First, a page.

Montana Judge James Reynolds has thrown out key provisions in the state’s medical marijuana laws, which is being hailed as a huge victory for the medicinal marijuana industry.
In 2004, Montana citizens approved Initiative 148, which legalized medical marijuana in the state. Dissatisfied with the loose regulation, the Montana state approved SB 423, which repealed Initiative 148 and replaced it with a stricter medical marijuana system that was designed to discourage participation in the system.
Shortly after the passage of SB 423 in 2011, the Montana Cannabis Industry Association challenged the law’s constitutionality under the Equal Protection Clause and now more than three years later, results have finally emerged.
According to Great Falls Tribune, Judge Reynolds blocked the following provisions:
- A ban on medical marijuana providers from servicing more than three patients
- A ban on medical marijuana providers from taking monetary compensation for their services
- A ban on citizens on probation or under supervision of the state from acquiring a medical card
- Doctors that issue more than 25 medical marijuana recommendations in a year must have their medical practices reviewed by Board of Medical Examiners.
Judge Reynolds, did, however, hold up the provision in SB 423 that allowed for the Department of Health and Human Services, as well as law enforcement, to perform unannounced inspections of medical marijuana providers.
James Goetz, attorney for the Montana Cannabis Industry Association, spoke with the Montana Standard about the verdict.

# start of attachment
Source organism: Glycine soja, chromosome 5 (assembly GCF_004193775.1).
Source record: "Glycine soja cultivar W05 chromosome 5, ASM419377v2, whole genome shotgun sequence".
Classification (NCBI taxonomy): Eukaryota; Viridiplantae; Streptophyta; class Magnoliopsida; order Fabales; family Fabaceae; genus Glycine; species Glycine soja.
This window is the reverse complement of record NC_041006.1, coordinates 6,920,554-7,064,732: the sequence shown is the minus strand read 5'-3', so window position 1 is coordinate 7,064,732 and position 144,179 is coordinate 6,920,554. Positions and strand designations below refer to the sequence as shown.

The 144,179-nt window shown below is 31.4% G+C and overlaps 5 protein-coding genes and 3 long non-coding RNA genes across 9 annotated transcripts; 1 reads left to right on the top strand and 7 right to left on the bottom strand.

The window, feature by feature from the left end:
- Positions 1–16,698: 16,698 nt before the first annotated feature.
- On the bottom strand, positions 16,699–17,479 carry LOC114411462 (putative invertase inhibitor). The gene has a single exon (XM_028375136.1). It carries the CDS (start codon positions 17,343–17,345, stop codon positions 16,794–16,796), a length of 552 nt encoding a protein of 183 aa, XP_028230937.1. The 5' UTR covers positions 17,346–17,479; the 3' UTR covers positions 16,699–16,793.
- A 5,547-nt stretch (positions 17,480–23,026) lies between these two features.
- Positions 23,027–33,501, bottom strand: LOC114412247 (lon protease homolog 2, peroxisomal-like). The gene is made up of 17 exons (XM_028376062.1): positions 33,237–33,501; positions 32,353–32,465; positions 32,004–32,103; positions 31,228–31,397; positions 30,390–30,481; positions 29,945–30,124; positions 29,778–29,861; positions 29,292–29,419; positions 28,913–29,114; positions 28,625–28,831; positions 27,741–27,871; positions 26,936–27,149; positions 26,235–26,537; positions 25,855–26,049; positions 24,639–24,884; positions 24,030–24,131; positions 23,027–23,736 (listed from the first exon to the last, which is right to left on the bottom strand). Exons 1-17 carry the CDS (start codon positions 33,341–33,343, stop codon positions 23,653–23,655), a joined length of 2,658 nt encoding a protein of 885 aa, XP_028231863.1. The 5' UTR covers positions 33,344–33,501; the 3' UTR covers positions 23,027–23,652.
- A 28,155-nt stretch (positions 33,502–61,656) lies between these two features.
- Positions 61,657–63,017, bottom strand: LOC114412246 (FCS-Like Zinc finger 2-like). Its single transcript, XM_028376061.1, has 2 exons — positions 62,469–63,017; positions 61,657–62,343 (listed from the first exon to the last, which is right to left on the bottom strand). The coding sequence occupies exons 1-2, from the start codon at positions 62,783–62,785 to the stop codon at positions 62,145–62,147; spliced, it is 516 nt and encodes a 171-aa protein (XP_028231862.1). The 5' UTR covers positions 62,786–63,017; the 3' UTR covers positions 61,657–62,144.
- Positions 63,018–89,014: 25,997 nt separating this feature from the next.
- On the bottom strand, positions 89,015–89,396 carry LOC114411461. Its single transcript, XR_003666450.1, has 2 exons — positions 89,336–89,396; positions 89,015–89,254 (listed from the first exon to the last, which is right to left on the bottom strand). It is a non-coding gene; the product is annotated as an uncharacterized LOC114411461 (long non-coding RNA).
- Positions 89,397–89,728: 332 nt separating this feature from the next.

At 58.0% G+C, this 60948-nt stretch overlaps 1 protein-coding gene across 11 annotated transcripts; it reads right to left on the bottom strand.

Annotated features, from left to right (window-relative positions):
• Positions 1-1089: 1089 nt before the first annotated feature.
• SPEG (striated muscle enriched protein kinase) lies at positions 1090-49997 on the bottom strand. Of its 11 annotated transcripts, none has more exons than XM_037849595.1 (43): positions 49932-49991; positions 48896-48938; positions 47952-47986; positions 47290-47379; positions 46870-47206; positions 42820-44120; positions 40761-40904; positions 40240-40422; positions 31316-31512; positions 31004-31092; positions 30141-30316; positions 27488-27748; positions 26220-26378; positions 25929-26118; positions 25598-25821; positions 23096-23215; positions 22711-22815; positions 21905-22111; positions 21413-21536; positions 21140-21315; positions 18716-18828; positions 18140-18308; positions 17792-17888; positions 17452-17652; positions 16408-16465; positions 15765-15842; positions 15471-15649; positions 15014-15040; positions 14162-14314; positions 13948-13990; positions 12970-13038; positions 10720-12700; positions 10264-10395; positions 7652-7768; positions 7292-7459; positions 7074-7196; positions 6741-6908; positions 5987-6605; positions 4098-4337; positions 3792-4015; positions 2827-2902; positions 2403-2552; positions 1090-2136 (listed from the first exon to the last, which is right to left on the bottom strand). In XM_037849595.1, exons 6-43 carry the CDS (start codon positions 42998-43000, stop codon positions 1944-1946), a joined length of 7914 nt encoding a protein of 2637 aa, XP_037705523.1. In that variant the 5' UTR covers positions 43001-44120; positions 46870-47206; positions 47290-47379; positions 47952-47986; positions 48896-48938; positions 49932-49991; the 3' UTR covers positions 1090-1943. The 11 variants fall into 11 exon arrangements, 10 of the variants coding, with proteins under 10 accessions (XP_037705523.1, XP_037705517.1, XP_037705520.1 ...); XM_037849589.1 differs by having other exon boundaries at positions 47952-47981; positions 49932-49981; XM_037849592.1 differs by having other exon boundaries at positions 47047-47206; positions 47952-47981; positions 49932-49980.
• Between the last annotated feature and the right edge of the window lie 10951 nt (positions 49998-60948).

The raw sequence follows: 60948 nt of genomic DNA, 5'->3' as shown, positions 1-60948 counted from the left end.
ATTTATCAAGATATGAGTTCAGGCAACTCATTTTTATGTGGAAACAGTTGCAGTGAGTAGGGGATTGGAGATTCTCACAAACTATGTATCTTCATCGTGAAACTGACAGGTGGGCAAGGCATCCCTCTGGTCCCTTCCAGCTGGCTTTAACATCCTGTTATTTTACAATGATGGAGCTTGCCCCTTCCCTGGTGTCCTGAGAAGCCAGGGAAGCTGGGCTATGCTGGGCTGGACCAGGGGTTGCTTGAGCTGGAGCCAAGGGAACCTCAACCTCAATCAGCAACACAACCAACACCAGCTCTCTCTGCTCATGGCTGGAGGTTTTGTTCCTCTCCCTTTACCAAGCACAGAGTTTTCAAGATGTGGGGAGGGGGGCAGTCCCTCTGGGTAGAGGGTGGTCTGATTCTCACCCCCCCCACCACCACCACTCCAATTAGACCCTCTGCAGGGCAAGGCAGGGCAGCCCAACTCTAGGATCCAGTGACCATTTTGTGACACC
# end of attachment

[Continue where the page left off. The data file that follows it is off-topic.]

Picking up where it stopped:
“It’s a pretty complete victory for us,” Goetz said. “The heart of the case is the three-patient limit and the ban on financial remuneration, and he held they don’t even survive the most minimal scrutiny under the equal-protection clause (of the U.S. Constitution), and he’s right on that.”
For those that are a rusty on constitutional law, the Equal Protection Clause is part of the 14th Amendment and it basically forbids any state from denying any person within its jurisdiction the “equal protection of the law.” In the context of this court case, banning financial reimbursement and limiting patients constituted discrimination.
Interestingly enough, Judge Reynolds also threw out a provision which banned marijuana advertising. No one expects cannabis television ads to start appearing on the local air waves any time soon, but this court decision creates an interesting range of possibilities for the Montana cannabis industry.
While Montana may not be the best state for investing in cannabis, this court decision is a step in the right direction. Dispensaries are still outlawed in the state, but that will need to change if Montana wants a strong cannabis industry. The odds are long but the year is still young. We cannot predict what will happen in the coming legislative session, but at least marijuana is off to a good start in Montana.